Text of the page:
Why Engineers Should Improve Their Rhythm & Stress – Even If They Already Speak ClearlyJul 04, 2020
Whether we are communicating in song, poetry, or prose, the meaning of words is deepened by the rhythm of the delivery. These rhythms are created with patterns.
Communication patterns are pervasive because they create efficiencies and a standardized quality in the delivery of our message, similar to the rationale for the use of design patterns by engineers. Without patterns, communication is confusing, inefficient, and lacks the cultural connections that are the hallmark of an authoritative thought leader.
Poetry is based on a pattern of stressed syllables, such as iambic, which produces an unstressed + stressed pattern. Music is also made up of patterns, such as 3/4 or 4/4 time. Although more complex, the spoken word utilizes patterns, as well. The spoken word conveys emotions, inferences, and salient points with stress patterns that create meaningful connections. These tones and patterns are culturally bound; therefore, this is typically the final stage in a non-native English speaker’s immersion journey. However, many non-native English-speaking engineering professionals never take this final step, as they settle for communication and connections with others that stagnate their careers – and their relationships with others.
Engineers are not born knowing how to implement design patterns, and musicians are not born knowing how to keep 3/4 or 4/4 time on a musical instrument. Musicians learn how to tell dancers whether they are to dance a rumba (4/4) or a waltz (3/4). Even though these two dances are both comprised of, technically-speaking, moving our feet in the shape of a box, the box is executed to a very different rhythm. Hence, the beat distinguishes these two dances.
Spoken English works in the same way. The rhythm and stress of the spoken word may tell the listener whether the speaker is annoyed or merely expressing a fact and, therefore, suggests the appropriate response or action from the listener. Authoritative speakers understand how to execute the same words in very different ways in order to express different intentions. It’s often not the words that shape the intention, but rather the vocal variety in the delivery of our message that causes others to engage and recall our message like a tune that we can’t stop humming.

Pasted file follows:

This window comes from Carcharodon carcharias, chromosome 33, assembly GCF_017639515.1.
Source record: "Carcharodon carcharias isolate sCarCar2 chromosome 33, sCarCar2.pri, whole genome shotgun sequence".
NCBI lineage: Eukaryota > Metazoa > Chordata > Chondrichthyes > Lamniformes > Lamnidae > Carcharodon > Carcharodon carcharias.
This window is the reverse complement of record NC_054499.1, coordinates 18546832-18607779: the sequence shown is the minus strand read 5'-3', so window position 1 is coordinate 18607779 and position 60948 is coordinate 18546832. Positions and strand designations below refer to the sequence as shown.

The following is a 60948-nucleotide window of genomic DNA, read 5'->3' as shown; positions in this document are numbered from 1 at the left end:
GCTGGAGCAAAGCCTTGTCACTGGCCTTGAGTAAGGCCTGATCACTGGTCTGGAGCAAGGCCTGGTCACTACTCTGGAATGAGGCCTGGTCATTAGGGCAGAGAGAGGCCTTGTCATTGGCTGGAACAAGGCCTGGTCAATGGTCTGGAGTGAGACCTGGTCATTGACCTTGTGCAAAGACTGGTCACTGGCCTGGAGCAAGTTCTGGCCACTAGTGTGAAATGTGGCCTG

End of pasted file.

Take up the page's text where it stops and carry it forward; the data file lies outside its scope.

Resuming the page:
For engineering leaders, the ability to convey emotions that create positive team morale, client trust, belief in the project’s vision, and positive energy around problem solving is one-third of project success. Jessica McKellar, founder and CTO of Pilot, confirms that “When you’re a technical manager, your job is mostly about humans.” Human connections, of course, are culturally bound and much deeper than just clearly spoken words. Small gaps in message delivery create miscommunication, uncertainty, delays, and lack of buy-in that cost companies money.
There are two main pillars to upscaling your cross-cultural communication style for the leadership track.
Pillar #1: Enhance your Communication Fundamentals
Accurate production of vowel mechanics and awareness of how vowels control the rhythm and stress in English is key to creating meaningful conversations in the same way as it is for a musician who elongates a vowel sound for four beats to create a specific emotional connection with his audience.
Pillar #2: Develop Cross-cultural Communication Style for the Leadership Track
Cross-cultural awareness and strategies save time, enhance self-confidence in impromptu speaking situations, such as meetings, and allow engineering thought leaders to express themselves in ways that are not only more comprehensible, but also more meaningful for their audience.
The above two pillars offer engineers a systematic approach to upscale their cross-cultural communication skills for the leadership track.